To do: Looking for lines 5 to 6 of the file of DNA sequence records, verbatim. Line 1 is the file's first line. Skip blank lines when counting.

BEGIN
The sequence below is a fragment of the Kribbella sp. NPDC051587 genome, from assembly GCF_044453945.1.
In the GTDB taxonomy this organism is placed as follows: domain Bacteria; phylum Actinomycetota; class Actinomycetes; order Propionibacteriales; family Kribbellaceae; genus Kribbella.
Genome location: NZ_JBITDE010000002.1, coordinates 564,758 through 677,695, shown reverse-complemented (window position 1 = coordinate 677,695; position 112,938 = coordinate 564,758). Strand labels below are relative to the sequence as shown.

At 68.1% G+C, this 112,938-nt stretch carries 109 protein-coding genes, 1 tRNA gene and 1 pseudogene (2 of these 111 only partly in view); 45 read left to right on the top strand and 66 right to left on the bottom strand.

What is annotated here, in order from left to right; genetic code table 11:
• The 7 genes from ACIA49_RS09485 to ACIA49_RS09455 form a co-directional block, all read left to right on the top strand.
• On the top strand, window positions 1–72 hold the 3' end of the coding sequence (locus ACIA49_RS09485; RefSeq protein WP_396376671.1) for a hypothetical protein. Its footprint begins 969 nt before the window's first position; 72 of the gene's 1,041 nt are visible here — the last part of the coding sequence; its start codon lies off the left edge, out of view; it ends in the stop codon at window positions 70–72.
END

What is annotated here, in order from left to right; genetic code table 11:
• The 7 genes from ACIA49_RS09485 to ACIA49_RS09455 form a co-directional block, all read left to right on the top strand.